Wednesday, September 2, 2009

The Providence Spelling Bee

This story is told by a man whose name was Horace Thomas. The newspaper tells the story the way Horace pronounced his words and his version of the Providence Spelling Bee.

April 15, 1875
Newspaper: "The Carroll Watchman"
For several months past the good people of the most prominent cities in the North and West have been viewing with each other as to which were the best spellers.
Providence not to be behind hand in the march of improvement, has thrown down the gauntlet and asks to be recognized as a first class contestant.
One the first of this month - there were present in full force at the Court House two full classes of spellers--at least so we learn--through our intelligent country man Horace Thomas.
Meeting him on the street the other day, our reporter remarked, “Horace, we have been looking for you for a long spell.”
“Umph,” replied Horace, “you don’t catch me any more for along spell or a short spell, I had enough spelling in mine that night at the Court House.”
By assuring him that we were a stranger in these parts-being a reporter for the “Inter-Ocean”, and not the WATCHMAN, he consented to unbosom himself, and told us the following story:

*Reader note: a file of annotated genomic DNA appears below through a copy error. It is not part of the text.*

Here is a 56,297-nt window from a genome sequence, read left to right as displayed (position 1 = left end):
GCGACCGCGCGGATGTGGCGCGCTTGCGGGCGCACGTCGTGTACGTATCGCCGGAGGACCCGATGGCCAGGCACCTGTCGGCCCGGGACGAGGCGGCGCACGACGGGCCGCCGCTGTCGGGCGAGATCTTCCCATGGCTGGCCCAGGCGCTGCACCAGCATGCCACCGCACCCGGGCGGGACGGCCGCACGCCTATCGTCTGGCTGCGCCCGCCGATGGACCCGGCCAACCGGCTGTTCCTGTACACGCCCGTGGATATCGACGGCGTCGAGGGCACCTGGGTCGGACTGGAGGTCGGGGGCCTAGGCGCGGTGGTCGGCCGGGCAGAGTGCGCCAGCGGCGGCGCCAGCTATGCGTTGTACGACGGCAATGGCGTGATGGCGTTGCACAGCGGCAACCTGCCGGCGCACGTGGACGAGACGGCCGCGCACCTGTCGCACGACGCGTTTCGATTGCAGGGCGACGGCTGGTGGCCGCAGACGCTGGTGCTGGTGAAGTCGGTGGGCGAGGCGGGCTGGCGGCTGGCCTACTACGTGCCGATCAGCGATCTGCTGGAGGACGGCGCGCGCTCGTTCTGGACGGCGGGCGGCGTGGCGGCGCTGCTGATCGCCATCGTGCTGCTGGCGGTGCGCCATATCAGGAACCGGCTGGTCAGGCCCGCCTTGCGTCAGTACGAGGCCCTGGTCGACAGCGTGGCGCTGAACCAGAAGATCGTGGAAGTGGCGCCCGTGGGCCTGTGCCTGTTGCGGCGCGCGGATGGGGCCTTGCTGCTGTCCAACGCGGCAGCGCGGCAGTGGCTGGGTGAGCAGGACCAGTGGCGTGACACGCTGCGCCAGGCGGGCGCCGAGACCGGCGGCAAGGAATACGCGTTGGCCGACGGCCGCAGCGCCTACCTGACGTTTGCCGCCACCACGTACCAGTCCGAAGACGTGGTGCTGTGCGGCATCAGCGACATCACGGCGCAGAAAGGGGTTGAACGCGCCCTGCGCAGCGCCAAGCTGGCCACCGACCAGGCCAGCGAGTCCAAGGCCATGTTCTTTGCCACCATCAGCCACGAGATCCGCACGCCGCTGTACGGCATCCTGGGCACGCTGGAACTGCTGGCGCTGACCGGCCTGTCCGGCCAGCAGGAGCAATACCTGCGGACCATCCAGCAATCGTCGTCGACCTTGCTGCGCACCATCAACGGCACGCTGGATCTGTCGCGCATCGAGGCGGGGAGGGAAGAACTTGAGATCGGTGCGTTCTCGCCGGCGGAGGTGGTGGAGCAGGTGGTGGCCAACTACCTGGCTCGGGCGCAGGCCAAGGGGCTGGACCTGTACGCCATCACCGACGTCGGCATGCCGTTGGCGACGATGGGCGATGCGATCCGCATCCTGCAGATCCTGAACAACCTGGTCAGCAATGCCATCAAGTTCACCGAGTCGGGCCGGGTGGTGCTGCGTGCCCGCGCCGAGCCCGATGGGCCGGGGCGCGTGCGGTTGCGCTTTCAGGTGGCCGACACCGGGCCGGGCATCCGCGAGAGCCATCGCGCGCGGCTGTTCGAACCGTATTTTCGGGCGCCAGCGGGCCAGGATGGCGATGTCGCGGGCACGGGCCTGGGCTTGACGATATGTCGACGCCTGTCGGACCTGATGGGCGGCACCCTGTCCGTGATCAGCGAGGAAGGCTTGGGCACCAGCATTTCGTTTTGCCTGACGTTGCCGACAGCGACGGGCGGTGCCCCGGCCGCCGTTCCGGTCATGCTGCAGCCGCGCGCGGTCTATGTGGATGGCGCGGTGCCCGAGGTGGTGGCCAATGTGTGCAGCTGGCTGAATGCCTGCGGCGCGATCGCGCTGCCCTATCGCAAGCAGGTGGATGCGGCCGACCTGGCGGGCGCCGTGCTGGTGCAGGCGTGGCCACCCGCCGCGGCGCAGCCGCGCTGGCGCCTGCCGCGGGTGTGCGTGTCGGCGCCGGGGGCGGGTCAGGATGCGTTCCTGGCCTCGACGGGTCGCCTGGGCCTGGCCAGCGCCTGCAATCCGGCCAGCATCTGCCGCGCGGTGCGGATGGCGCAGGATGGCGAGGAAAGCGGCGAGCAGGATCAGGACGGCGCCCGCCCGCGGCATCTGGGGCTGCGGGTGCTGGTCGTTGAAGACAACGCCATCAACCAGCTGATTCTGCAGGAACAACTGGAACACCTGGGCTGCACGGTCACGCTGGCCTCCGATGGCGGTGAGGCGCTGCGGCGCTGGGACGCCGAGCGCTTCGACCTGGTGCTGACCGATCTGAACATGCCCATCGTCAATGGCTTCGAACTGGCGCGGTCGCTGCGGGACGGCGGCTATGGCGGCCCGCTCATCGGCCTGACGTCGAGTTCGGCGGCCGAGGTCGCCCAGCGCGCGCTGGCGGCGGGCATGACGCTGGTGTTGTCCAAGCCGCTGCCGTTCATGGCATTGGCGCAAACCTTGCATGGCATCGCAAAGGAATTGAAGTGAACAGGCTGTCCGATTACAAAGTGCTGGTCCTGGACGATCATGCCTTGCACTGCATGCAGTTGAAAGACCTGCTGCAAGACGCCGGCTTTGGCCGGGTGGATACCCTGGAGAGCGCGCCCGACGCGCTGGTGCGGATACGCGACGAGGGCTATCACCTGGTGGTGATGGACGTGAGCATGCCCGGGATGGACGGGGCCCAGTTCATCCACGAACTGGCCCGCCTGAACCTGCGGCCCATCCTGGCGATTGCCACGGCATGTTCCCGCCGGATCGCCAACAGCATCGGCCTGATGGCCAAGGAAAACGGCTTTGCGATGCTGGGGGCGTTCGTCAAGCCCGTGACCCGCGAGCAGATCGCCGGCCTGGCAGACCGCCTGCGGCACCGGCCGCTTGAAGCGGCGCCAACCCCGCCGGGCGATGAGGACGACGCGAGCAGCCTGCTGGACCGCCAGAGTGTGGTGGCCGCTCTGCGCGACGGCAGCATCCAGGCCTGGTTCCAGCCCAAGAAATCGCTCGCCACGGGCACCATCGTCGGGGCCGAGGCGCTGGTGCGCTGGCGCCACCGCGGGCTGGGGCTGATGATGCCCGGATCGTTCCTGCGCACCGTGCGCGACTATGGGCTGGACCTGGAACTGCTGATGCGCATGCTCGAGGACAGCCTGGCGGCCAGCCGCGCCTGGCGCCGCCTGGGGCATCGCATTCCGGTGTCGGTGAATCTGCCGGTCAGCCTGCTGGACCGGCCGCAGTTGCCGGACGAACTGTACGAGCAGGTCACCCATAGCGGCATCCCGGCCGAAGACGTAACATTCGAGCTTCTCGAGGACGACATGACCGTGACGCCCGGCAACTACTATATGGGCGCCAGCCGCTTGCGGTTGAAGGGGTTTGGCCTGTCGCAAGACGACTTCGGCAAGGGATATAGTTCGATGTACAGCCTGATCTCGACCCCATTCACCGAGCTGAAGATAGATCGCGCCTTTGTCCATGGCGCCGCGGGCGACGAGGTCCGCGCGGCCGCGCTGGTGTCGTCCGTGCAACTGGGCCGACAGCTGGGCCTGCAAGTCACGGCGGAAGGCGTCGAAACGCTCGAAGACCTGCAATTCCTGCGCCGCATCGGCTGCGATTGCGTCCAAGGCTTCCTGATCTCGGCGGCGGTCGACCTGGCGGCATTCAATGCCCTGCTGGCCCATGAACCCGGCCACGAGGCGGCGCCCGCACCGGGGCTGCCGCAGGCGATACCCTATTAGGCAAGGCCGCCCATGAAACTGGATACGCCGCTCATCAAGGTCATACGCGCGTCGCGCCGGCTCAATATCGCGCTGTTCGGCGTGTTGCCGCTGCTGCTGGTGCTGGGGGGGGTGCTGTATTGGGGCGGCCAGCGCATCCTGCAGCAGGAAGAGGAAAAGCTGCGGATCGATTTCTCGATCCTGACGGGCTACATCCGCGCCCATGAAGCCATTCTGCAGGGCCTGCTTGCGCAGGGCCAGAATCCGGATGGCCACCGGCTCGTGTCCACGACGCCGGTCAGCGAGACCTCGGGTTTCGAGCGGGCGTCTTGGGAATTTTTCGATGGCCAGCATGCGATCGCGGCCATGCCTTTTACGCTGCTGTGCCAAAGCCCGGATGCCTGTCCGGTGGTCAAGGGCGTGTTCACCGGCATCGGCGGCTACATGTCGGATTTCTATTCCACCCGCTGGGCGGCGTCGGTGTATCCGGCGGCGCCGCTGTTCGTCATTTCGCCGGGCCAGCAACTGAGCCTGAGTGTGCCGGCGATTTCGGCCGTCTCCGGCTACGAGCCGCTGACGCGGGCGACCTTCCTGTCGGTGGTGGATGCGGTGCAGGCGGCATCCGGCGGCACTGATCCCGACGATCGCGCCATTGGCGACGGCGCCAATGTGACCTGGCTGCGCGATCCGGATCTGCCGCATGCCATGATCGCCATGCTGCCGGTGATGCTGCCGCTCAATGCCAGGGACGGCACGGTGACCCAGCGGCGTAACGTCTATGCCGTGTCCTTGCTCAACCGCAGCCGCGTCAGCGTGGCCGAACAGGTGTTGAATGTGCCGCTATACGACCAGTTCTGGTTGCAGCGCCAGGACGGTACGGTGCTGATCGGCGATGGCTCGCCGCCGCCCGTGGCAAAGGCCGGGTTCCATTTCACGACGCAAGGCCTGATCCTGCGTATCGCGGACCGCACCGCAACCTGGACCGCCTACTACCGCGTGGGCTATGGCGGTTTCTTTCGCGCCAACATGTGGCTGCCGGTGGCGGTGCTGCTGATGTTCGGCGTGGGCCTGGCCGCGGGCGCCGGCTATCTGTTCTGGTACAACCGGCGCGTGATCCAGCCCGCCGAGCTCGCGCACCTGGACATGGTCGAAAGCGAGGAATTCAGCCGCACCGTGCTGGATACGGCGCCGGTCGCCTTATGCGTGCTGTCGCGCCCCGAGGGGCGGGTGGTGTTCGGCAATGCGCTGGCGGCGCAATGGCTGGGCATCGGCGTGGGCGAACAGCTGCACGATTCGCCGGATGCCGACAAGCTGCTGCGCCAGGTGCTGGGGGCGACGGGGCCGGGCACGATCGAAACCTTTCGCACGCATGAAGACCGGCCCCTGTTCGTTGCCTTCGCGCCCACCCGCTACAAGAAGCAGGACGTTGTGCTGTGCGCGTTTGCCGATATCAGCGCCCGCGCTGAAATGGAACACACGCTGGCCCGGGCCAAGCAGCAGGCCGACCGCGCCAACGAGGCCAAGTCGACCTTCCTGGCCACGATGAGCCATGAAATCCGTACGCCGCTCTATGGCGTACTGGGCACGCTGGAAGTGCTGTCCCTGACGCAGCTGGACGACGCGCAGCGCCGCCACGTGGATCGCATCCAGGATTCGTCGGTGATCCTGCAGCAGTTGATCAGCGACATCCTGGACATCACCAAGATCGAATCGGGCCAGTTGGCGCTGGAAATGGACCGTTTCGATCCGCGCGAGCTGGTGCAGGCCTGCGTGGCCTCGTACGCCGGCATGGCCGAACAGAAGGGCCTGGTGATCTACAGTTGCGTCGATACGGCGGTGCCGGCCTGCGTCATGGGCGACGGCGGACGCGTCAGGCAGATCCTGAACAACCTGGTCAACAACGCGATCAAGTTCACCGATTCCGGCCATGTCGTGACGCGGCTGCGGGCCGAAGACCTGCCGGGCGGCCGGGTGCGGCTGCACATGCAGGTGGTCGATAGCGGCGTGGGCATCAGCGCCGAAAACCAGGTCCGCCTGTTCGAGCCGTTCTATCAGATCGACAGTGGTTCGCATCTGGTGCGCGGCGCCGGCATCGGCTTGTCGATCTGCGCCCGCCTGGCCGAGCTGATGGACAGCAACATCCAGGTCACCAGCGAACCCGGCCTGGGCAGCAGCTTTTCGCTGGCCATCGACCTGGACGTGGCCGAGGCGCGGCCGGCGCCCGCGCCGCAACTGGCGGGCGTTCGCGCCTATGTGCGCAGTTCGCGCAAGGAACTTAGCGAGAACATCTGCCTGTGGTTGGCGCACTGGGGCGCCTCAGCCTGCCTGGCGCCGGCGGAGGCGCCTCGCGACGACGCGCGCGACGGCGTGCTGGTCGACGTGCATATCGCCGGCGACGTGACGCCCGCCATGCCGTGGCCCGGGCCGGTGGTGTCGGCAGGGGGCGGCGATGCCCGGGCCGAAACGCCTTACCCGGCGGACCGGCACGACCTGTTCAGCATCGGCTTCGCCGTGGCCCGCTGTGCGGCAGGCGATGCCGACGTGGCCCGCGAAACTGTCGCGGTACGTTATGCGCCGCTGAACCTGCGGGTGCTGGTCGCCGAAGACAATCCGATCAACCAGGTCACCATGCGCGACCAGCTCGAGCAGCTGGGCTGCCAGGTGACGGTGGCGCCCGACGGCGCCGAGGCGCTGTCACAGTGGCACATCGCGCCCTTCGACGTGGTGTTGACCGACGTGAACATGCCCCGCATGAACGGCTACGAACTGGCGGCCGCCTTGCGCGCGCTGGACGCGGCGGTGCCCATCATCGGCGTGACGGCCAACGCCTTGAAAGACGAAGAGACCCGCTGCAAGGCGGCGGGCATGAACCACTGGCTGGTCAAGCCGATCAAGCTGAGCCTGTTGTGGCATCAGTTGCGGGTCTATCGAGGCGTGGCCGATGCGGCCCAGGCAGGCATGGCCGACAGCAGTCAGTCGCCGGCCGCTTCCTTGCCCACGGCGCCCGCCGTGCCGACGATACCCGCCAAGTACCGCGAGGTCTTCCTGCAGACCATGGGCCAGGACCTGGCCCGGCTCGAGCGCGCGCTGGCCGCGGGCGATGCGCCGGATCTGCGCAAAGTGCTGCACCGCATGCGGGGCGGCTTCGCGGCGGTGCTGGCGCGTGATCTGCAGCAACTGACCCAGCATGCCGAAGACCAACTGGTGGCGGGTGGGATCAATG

“You see Mr. Inter. Most all de big folkes in town went to de courthouse to do some spellin—and one of my yung frens ax me go long widem, but I tole him I could’nt spell very much, and he said you won’t have to spell but only one word, and you can pic out any word you plese; so I tel ‘im alright, I pic out de word “Katie,” case dat was my wife’s name and I know’d how to spell dat.
Well, ater we all got up dare, dey picked out two captains—one to run each side, and the judge he sat up in front of us, to see dat everyting was dun on de Square.”
“Who was de judge, Horris?”
“Ah! He was a good man, it was Judge Mossy. Well, he was settin up dare a little larger dan life, and den de two classes were stretched out in line, one class under command of Mr. Galbreth, and the other wid Captin Donnelly at de head; and it so happened dat dare was in Mr. Galbraith’s class, Mr. Gla, Mr. Fulgum, Mr. N. Burton, Wash Stuart, and me Horris Thomas. Den in Captin Donnelly’s class, dare was Mr. Geo. Benham, Maj. Oliver, Mr. Jo Leddy, Mr. Jim McGuire, and a whole string of oder fellers. So just a fore de spellin commenced de judge got up to say a few words—and dat was dat whenever anybody missed spellin he was obliged to take a back seat—and just as he said dat he stuck dat small foot o’ his right through dat big cane-seated rush bottom chair, and rushed de bottom out’n it.”